One Lords’ blog to serve them all

I’m really enjoying the new House of Lords blog (Lord of the Blogs). Several peers post on the blog, but they don’t always agree or vote on the same side in debates, which makes the blog all the more fresh. It is a great way of fulfilling the Lords’ mission of greater engagement with the public, as well as a fascinating glimpse of what life as a Lord is like (not very Lloyd-Webberish, from my brief, but not brief enough, glimpses of "You can be Nancy" or whatever it is called). Back to the Lords’ blog. Here’s Lord Tyler:

"There I was, minding my own business on the long train journey from Cornwall after the Easter weekend, when my pager told me that there would be Government statement that afternoon. Nothing remarkable in that. A few minutes later a call on my mobile told me that I had to respond to it for the Lib Dems. Don’t panic!!"

Here’s Lord Lucas:

"Have just hosted the launch of, Neil Herron’s (of Metric Martyrs etc) latest campaign. Millions of motorists may feel abused, hundreds of little organisations may spring up (like the London Motorists Action Group that I chair), but it takes a national effort to raise the funds needed to challenge the rampant council illegalities in the courts."

And here’s Baroness Murphy:

"The pace of blogging is hotting up no end, I see my colleague peers are joining us and that’s great. I try to persuade as many of my colleague crossbenchers as I can, I think I got Baroness Deech hooked the other day but failed with Lord Walton, who reckons as he’s now in his late 80s its too late to learn to use a keyboard. But I have lots of friends in late old age who find e-mail and the net a crucial tool for keeping in touch. I’ll keep working on him…"

It’s a scream. (As well as a truly great initiative.) Do sign up!

Make your nominations for Crimefest awards

If you are attending Crimefest this year, and I hope you are because I shall be there, you can now vote for the Crimefest awards. Until 25 April you can send in nominations for the Last Laugh award for the best British humorous crime novel published in 2007; and, on the same deadline, you can vote from a longlist for the Audible Sounds of Crime award. (Details for both available at this link.)

Bluestockings, brilliance and books

I was lucky that my couple of days off work to use up the last dregs of my "2007 holiday" coincided with Karen of Euro Crime’s availability today, so we went to the National Portrait Gallery to see an exhibition: The Bluestocking circle; Celebrating Modern Muses; and A Revolution in Female Manners. In a nutshell, the exhibition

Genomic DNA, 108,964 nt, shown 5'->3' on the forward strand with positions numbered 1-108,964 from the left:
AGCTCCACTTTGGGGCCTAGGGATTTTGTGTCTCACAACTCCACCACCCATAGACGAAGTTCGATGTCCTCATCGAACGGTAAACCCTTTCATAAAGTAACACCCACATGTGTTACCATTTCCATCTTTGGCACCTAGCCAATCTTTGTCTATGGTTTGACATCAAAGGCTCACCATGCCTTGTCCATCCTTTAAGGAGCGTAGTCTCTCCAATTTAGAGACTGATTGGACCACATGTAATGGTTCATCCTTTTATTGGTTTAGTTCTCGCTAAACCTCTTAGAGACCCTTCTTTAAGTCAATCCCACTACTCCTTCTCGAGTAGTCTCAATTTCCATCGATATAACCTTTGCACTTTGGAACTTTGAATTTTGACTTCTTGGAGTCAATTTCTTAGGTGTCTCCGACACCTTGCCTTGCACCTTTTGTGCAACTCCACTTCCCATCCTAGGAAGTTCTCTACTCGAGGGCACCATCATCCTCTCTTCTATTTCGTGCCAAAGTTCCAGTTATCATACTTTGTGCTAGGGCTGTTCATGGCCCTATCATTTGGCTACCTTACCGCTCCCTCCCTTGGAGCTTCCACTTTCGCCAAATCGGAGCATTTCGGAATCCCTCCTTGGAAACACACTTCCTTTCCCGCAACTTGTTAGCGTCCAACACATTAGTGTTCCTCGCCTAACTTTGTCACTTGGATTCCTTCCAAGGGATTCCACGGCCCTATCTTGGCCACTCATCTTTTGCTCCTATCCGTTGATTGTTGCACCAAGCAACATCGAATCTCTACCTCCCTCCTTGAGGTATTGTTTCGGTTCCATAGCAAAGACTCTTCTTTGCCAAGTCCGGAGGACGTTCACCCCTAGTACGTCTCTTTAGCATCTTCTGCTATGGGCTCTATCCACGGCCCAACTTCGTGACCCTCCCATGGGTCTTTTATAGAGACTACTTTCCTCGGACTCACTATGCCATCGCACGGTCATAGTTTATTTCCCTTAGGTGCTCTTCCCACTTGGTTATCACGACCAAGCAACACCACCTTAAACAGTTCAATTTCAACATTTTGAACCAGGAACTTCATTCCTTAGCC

"explores the impact of the original ‘Bluestocking Circle’, a group of celebrated women writers, artists and thinkers who forged new links between gender, learning and virtue in eighteenth-century Britain. These women were not just brilliant, they were exceptional, both for their individual accomplishments and for breaking the boundaries of what women could be expected to undertake or achieve."

Elizabeth Montague arranged the chairs of her salons in a semicircle where attendees were assigned places according to "talent and rank" (a challenge if one was considered to have one but not the other!), whereas Elizabeth Vesey, a more prescient harbinger of modern blogging, scattered cushions in the room so that there was "no zig-zag path of common impediment" to discourse.

The exhibition is informative about the lives of intelligent and independently minded women of these times (eighteenth and early nineteenth centuries) and their social salons and other groups. In their heyday, they wrote books, were artists and were painted as heroines and role models, often as characters from classical Greek mythology. Later, however, they were pilloried in cartoons as female freedom of speech fell out of fashion with the advent of the French revolution, and women with more comfortable, domestic values became a safer ideal than Mary Wollstonecraft and her ilk. The term "bluestocking" changed in the public mind from a compliment to an insult — even to this day it is a term of denigration, sadly – though not in my book. And while on the subject of books, you can buy a book of the exhibition — it is beautifully presented and looks very good, but it costs a hefty £18.99.

Historical scientific mysteries

At a time when there is a new prize or award announced, it seems, almost every day, it is worth reflecting on Humphry Davy, who was awarded the Napoleon medal to “promote and share scientific knowledge” at a time when England and France were at war. Davy pioneered electrochemistry, but is best known for inventing the Davy safety lamp for miners.

According to the Royal Society for Chemistry, which has just unearthed a 200-year-old letter revealing this information, in 1813, when the Napoleonic wars were still being hotly fought, Davy "undertook a dangerous voyage across the Channel accompanied by his wife Jane and his scientific assistant, Michael Faraday. It is presumed that the trio were arrested after stepping off a ship carrying prisoners-of-war from Plymouth to Morlaix in Brittany. They were only released when word was received approving their trip to Paris, where they met Napoleon’s wife Marie Louise but not the Emperor himself. Davy spent a total of two years travelling in Europe, in the course of which he identified iodine as an element for the first time."

After his death, Davy’s wife threw the medal into the sea, and the Royal Society for Chemistry has offered £1,800 reward for its return — but that’s another story.

(Via The Great Beyond.)

Sunday Salon: Petrona at Euro Crime

Sunday_salon_3The new Euro Crime reviews are up (a regular Sunday treat), including two by me. I didn’t get around to highlighting last week’s new reviews either, so here is the quartet from Petrona: